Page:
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Match Play is a golf/suspense novel. Dust of Autumn is a bloody one set in upstate New York. Prairie View is set in South Dakota, with a final scene atop Rattlesnake Butte. Life in the Arbor is a children's book about Rollie Rabbit and his friends (on about a fourth grade level). The Black Widow involves an elaborate extortion scheme. Doggy-Dog World is my memoir. And ES3 is a description of my method for examining English sentence structure.
In case anyone is interested in any of my past posts, an archive list can be found at the bottom of this page.
My newest novel, Happy Valley, can be found here.

Tuesday, November 29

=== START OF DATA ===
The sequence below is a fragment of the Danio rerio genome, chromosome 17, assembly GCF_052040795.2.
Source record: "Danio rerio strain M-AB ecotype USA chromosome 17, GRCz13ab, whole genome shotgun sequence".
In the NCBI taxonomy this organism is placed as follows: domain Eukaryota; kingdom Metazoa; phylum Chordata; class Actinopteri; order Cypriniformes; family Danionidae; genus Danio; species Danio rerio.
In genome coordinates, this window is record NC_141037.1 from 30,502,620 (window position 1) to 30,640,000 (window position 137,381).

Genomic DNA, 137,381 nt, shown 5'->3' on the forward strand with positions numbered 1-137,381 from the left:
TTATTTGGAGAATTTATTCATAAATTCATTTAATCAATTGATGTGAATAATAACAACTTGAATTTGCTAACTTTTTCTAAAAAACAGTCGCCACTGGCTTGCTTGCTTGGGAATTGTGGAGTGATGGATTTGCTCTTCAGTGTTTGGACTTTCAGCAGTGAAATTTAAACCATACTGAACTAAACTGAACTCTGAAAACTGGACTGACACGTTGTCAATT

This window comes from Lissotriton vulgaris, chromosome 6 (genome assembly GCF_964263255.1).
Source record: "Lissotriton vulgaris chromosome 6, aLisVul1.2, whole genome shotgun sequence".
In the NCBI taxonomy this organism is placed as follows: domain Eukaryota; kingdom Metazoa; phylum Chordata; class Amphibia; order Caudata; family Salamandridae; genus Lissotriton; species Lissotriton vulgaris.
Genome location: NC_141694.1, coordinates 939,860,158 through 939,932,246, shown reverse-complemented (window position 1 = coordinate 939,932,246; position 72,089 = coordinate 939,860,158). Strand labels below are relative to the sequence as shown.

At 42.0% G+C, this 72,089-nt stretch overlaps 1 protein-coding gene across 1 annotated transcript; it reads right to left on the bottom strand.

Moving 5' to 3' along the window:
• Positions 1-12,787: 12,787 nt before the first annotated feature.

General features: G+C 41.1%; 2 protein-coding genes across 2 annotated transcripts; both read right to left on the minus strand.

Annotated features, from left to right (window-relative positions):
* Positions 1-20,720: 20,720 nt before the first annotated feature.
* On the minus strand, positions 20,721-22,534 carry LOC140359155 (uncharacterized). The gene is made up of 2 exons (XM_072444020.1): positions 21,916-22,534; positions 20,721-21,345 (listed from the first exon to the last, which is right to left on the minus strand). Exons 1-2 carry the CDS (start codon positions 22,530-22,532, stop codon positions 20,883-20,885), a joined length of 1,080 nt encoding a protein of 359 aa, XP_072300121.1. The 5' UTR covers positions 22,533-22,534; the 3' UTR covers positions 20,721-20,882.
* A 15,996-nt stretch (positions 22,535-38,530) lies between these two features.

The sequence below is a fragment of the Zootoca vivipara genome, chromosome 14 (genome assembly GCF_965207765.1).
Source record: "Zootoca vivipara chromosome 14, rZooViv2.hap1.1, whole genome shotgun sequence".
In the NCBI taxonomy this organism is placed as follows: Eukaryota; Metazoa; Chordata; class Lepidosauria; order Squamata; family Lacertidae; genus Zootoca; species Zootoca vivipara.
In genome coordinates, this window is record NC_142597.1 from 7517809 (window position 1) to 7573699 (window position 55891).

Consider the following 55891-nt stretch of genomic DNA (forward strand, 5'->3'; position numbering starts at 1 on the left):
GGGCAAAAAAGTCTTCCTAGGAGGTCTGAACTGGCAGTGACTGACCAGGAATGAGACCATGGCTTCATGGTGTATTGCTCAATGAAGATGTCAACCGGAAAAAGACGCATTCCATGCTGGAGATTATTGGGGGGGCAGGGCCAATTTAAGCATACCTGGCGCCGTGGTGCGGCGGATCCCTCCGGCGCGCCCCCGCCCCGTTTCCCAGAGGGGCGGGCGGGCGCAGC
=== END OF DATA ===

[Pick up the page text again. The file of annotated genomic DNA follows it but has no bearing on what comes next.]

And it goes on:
We saw Loving yesterday. It wasn’t a film I’d normally want to see, but it was similar to Twelve Years a Slave, both films I had to see. I’ve said before how many remarkable changes I’ve witnessed in my lifetime, and this film showed me another of those changes, a change wrought by Dr. Martin Luther King and the Civil Rights Movement. How far we’ve come in the last fifty years in recognizing how all people, no matter what their color or ethnicity or religious beliefs, deserve to be cherished. But we still have a long way to go, and I fear that the recent presidential election may send us a few steps backward instead of forward. Loving, based on a true story about the Supreme Court’s decision to overturn the miscegenation laws in Virginia and elsewhere, showed us two people, Richard and Mildred Loving (Joel Edgerton and Ruth Negga) who got married and simply wanted to live their lives in Virginia among their friends and families. But interracial marriage was illegal and if they didn’t divorce or move out of Virginia they would be arrested and sent to prison. Their plight was finally brought to the attention of the ACLU, who represented them in bringing their case before the Supreme Court. This was almost a totally actionless film, deliberately quiet and actionless by director Jeff Nichols. It simply showed us the normal, quiet lives of this couple who only wanted to be left alone, not persecuted for their union. We see Richard at his brick-laying job, with the symbolic level he uses to make sure his bricks are straight and even, just as he tries to keep his life and the life of the woman he loves straight and even. His stoicism shows all through the film, his quiet acceptance of their situation. Even when the local police come in the middle of the night to arrest them, he doesn’t fight them despite the awful injustice of it all. We see Mildred at home with her family, quietly (although not quite as quietly as Richard) accepting their situation until she’s finally told she should write to Bobby Kennedy, then Attorney General under brother John F. Kennedy’s administration, for help to overturn the Virginia anti-miscegenation law. We also noted the rope tossed over a branch to make a swing for the Loving’s children, the suggestion that a rope over a tree branch was too often used to lynch a black man who had the audacity to look too long at a white woman. This was a story I had to see. But it may have taken about twenty minutes too long to tell it. I find it hard to believe that in the 50’s and 60’s we still had white supremacists who so despised anyone non-white they could disallow all interracial marriages. These were the good ol’ boys found mainly in the South but also to a lesser degree in all parts of the country. These were the good ol’ boys who believed that a woman’s place was in the kitchen and the bedroom, cookin’ for ‘em and providin’ sexual satisfaction for ‘em whenever they wanted it. They also believed that all blacks emitted a distinctive bad odor, that blacks were descended directly from apes, unlike whites who were the children of God. These were the men who donned white robes as they attended their KKK meetings, who bombed black churches, who strung up uppity blacks, who disallowed any blacks from swimming in white pools because they would somehow infect the water, who disallowed blacks from eating in white restaurants or sleeping in white hotels, who made blacks sit at the back of busses, drink at separate drinking fountains, stay in their black ghettos. It was a film I had to see. And, oh, how too many Trump supporters would hate it, how one of Trump’s key advisors, the Alt-Right Steve Bannon, would hate it, how the anti-Semites and anti-Muslims would hate it, how all the neo-Nazis would hate it, how current KKK members would hate it, how those who advocate that we should have separate, white-only sections of the country, maybe with a fence all around, or even a twenty-foot wall would hate it.
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